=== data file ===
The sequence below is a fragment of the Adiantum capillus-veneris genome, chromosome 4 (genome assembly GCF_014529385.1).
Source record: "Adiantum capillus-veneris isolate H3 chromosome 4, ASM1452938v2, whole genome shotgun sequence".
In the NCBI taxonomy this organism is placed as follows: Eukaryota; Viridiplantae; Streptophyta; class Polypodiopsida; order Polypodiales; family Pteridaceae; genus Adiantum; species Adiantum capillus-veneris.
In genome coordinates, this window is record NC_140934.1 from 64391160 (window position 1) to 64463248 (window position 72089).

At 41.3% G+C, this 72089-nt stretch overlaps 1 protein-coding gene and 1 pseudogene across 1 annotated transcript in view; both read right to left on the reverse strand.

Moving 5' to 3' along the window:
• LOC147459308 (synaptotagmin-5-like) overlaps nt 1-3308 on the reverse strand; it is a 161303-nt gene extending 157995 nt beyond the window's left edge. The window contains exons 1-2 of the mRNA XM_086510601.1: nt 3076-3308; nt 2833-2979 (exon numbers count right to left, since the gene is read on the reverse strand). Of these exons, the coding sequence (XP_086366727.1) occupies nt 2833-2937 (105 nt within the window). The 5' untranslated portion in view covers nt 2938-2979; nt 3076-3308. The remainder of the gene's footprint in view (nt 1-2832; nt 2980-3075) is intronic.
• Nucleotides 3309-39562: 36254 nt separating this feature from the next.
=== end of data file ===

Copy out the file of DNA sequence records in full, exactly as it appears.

The sequence below is a fragment of the Adiantum capillus-veneris genome, chromosome 4 (genome assembly GCF_014529385.1).
Source record: "Adiantum capillus-veneris isolate H3 chromosome 4, ASM1452938v2, whole genome shotgun sequence".
In the NCBI taxonomy this organism is placed as follows: Eukaryota; Viridiplantae; Streptophyta; class Polypodiopsida; order Polypodiales; family Pteridaceae; genus Adiantum; species Adiantum capillus-veneris.
In genome coordinates, this window is record NC_140934.1 from 64391160 (window position 1) to 64463248 (window position 72089).

At 41.3% G+C, this 72089-nt stretch overlaps 1 protein-coding gene and 1 pseudogene across 1 annotated transcript in view; both read right to left on the reverse strand.

Moving 5' to 3' along the window:
• LOC147459308 (synaptotagmin-5-like) overlaps nt 1-3308 on the reverse strand; it is a 161303-nt gene extending 157995 nt beyond the window's left edge. The window contains exons 1-2 of the mRNA XM_086510601.1: nt 3076-3308; nt 2833-2979 (exon numbers count right to left, since the gene is read on the reverse strand). Of these exons, the coding sequence (XP_086366727.1) occupies nt 2833-2937 (105 nt within the window). The 5' untranslated portion in view covers nt 2938-2979; nt 3076-3308. The remainder of the gene's footprint in view (nt 1-2832; nt 2980-3075) is intronic.
• Nucleotides 3309-39562: 36254 nt separating this feature from the next.